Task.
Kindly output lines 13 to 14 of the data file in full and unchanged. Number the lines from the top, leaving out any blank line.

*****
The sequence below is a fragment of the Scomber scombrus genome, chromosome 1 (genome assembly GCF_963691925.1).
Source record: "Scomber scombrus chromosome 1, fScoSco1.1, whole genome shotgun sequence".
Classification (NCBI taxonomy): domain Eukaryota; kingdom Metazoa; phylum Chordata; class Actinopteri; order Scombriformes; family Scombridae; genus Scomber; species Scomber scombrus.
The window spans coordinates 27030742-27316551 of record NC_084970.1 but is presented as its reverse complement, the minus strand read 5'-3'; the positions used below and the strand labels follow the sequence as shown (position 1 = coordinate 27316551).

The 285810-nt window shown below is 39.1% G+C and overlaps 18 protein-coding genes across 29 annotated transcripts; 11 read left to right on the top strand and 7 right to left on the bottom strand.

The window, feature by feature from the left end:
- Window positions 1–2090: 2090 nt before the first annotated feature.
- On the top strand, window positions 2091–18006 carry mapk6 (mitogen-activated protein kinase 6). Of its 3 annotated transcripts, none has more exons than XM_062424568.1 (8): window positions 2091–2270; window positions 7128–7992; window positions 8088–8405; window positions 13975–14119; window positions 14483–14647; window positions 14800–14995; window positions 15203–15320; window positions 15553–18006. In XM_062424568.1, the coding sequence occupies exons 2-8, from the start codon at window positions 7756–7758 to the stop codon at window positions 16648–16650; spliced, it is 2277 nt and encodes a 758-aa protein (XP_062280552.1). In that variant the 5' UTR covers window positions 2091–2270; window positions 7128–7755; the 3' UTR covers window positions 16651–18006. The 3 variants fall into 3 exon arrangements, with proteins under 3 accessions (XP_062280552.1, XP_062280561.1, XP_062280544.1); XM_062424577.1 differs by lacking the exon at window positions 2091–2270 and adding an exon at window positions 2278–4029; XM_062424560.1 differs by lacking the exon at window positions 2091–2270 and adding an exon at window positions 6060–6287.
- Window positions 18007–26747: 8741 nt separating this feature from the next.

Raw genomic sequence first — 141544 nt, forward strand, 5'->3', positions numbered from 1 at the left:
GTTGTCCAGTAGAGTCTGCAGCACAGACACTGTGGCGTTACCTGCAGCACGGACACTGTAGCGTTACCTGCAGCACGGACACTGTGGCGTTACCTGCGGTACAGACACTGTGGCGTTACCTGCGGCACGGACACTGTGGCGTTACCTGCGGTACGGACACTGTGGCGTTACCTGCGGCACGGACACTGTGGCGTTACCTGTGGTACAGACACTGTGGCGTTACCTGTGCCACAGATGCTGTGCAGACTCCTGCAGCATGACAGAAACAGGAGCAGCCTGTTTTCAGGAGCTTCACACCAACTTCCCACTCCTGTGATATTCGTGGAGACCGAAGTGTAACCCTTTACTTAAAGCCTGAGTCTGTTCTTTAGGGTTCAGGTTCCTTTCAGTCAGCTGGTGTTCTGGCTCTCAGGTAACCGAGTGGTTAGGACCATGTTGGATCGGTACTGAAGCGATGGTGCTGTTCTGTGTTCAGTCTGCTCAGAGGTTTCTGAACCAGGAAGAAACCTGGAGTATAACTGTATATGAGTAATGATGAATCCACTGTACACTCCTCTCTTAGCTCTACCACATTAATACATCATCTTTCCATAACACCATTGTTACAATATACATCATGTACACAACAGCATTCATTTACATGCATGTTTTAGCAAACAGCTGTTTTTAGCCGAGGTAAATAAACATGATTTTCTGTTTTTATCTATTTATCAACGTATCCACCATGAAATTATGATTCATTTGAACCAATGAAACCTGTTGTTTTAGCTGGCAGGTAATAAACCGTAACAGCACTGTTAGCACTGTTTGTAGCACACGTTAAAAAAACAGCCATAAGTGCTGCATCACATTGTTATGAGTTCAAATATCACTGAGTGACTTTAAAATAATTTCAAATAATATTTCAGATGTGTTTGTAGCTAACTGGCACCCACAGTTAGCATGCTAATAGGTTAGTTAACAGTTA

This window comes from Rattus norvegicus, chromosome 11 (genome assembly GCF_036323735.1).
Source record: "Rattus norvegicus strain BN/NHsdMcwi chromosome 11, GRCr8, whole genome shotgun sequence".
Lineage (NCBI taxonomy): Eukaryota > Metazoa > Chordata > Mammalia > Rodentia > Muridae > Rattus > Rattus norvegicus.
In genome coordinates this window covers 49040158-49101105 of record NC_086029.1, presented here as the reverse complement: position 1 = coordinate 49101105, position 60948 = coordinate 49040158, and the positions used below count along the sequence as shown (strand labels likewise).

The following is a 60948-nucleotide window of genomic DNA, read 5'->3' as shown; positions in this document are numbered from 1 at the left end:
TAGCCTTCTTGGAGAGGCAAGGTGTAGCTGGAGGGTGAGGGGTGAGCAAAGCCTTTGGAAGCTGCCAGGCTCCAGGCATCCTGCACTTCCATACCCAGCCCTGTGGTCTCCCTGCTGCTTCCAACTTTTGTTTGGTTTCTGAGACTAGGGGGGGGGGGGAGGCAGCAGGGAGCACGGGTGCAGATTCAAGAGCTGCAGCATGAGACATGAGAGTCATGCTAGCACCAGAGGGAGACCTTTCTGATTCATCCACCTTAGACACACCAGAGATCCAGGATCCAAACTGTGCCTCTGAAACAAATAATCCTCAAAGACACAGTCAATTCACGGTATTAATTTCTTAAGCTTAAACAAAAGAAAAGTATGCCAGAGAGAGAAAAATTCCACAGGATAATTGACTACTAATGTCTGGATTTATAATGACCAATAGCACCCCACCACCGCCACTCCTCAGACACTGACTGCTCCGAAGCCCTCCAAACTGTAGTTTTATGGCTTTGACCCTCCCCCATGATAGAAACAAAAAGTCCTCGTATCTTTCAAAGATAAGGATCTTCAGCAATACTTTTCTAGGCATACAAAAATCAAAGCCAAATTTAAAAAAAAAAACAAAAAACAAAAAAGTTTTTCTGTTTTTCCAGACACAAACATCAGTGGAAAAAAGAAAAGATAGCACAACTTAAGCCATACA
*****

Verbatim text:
Source record: "Rattus norvegicus strain BN/NHsdMcwi chromosome 11, GRCr8, whole genome shotgun sequence".
Lineage (NCBI taxonomy): Eukaryota > Metazoa > Chordata > Mammalia > Rodentia > Muridae > Rattus > Rattus norvegicus.